In February 2006 Chevron U.S.A. Inc. signed a lease for 465,000 square feet (43,200 m2) of space. The lease deal filled the building to full occupancy and removed a large portion of available space from the Downtown Houston submarket. Tim Relyea, the vice chairperson of Cushman & Wakefield of Texas Inc., said that Chevron considered other properties before deciding on Continental Center I. He did not state which other towers the company had considered. Chevron planned to place 1,300 employees in 20 floors in the building. The company planned to begin moving employees into the tower by the third quarter of 2006. Prior to the signing of the lease agreement, rumors stated that the company was looking for more office space in Downtown Houston.
In 2008 Continental renewed its lease for around 450,000 square feet (42,000 m2) in Continental Center I. Before the lease renewal, rumors spread stating that the airline would relocate its headquarters to office space around George Bush Intercontinental Airport due to high fuel costs affecting the airline industry; the rumors stated that the airline was studying possibilities of less expensive alternatives to Continental Center I. If the airline had left Continental Center I, 40% of the space in the building would have been unoccupied. Steven Biegel, the senior vice president of Studley Inc. and a representative of office building tenants, said that the square footage renewed by Continental is a significant amount of space. Biegel added that if the space went vacant, the vacancy would not have had a significant impact in the Downtown Houston submarket as there is not an abundance of available space, and that another potential tenant would likely occupy it. Jennifer Dawson of the Houston Business Journal said that if Continental Airlines left Continental Center I, the development of Brookfield Properties's new office tower would have been delayed. The parties did not reveal the terms of the lease agreement. As of 2008, Continental Center I was 98% leased.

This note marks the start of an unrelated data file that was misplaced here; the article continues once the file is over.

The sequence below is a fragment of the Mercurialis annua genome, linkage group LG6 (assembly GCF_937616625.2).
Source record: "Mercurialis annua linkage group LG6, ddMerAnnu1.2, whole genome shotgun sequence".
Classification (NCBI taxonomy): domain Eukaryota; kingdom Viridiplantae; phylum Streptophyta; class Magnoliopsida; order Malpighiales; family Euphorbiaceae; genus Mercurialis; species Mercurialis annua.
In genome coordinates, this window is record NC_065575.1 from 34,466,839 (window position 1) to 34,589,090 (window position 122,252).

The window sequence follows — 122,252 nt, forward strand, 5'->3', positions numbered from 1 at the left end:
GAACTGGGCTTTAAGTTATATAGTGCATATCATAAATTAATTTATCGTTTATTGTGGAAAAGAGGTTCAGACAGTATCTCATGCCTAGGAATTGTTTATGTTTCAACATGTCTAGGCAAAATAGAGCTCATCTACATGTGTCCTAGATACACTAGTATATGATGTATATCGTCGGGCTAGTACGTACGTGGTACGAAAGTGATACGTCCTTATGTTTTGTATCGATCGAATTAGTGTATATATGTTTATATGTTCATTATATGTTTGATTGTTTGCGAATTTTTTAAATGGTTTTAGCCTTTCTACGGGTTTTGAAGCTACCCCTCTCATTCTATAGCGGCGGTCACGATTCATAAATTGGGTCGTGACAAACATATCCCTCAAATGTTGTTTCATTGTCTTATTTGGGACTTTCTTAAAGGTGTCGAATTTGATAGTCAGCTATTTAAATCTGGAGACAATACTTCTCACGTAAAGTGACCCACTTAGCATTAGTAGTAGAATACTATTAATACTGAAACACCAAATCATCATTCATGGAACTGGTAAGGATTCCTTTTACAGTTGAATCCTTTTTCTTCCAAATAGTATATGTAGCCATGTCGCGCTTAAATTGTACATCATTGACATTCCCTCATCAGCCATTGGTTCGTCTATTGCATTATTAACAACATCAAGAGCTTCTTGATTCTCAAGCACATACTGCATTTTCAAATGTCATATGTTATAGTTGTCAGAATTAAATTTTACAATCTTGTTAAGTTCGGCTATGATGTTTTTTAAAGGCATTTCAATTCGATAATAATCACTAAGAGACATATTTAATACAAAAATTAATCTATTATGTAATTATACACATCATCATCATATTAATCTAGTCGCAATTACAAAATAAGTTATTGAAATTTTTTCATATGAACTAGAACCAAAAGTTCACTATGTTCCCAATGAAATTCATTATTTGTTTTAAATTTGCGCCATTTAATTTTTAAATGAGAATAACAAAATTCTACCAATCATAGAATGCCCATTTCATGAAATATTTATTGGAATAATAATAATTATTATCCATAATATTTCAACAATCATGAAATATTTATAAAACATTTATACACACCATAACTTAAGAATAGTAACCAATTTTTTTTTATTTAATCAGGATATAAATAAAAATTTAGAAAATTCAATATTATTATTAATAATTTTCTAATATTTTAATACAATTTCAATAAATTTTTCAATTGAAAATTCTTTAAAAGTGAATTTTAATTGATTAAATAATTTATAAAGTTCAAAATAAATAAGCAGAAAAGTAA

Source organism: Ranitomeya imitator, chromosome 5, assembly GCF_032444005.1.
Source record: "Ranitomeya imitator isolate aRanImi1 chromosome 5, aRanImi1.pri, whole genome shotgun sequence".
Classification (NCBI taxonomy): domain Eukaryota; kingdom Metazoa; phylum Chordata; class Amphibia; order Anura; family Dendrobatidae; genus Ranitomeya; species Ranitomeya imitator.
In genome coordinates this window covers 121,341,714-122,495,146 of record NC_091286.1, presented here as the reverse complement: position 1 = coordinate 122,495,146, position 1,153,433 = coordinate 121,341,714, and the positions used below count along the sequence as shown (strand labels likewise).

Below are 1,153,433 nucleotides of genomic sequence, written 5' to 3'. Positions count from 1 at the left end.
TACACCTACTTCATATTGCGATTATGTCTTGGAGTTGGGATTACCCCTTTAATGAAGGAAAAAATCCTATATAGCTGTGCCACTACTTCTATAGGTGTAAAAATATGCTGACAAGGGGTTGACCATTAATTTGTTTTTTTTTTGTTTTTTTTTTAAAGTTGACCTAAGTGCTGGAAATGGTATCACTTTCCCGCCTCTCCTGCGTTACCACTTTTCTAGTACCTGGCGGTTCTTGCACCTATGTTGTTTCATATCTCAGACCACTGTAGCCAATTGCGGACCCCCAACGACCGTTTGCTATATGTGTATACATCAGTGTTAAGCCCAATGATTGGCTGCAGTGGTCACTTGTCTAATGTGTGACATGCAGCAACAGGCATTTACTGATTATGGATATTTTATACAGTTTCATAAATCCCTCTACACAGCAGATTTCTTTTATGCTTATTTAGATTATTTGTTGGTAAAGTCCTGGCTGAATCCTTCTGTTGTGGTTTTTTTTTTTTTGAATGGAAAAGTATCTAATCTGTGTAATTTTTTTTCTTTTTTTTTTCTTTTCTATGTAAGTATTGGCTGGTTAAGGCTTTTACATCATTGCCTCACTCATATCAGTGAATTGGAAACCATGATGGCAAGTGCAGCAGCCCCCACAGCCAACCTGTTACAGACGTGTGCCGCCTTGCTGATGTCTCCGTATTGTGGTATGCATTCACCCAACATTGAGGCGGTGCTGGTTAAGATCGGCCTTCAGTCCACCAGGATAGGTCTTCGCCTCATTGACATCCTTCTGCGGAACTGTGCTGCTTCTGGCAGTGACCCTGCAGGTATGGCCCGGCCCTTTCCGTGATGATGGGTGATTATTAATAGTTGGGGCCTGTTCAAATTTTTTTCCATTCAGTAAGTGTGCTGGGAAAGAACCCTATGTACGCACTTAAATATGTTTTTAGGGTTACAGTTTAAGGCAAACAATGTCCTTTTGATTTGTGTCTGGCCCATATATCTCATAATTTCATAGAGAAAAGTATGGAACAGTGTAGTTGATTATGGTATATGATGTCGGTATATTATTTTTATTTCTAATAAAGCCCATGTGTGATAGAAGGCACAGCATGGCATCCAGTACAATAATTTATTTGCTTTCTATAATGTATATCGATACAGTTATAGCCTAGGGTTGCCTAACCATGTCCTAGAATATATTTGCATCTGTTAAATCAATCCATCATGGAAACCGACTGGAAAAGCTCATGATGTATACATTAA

In 2010, Continental Airlines and United Airlines announced that they would merge and that the headquarters of the combined company would be in the Chicago Loop in Chicago. As of 2010 Continental had around 3,000 clerical and management workers in its Downtown Houston offices and leased 450,000 square feet (42,000 m2) in Continental Center I, about 40% of the tower's office space. United continued to occupy space in the building following the merger, but stated in 2011 that it would not renew the lease for 142,000 square feet (13,200 m2) of space on six floors. By 2016, United had reduced their leasehold at 1600 Smith to just 140,000 SF, and announced they would be leaving at the end of 2017 for new space at 609 E Main.
As of July 2018, the building was 69% leased with over 500,000 square feet available.
Continental Center I includes a blue lighting pattern on the roof that displays the Continental Airlines logo. The light had been kept off for a period before 2010. After Continental had occupied the building, the airline wanted to display its logo on the roof of Continental Center I. The City of Houston had a 1993 ordinance restricting the height of any new signs in Downtown Houston to 42.5 feet (13.0 m). On Wednesday August 2, 2000, the Houston City Council voted 10–4 to stop enforcing the informal agreement and enact a new law that exempts a company from the height restriction if the national headquarters of a company occupies 45 percent or more of a Downtown Houston building of over 750,000 square feet (70,000 m2) of usable space. The Mayor of Houston, Lee P. Brown, said that he supported the ordinance change since it was a promise made by Bob Lanier to the airline in exchange for enticing the company to move its headquarters to Continental Center I. Opponents of the change feared that company logos would become more prevalent in the Downtown Houston skyline.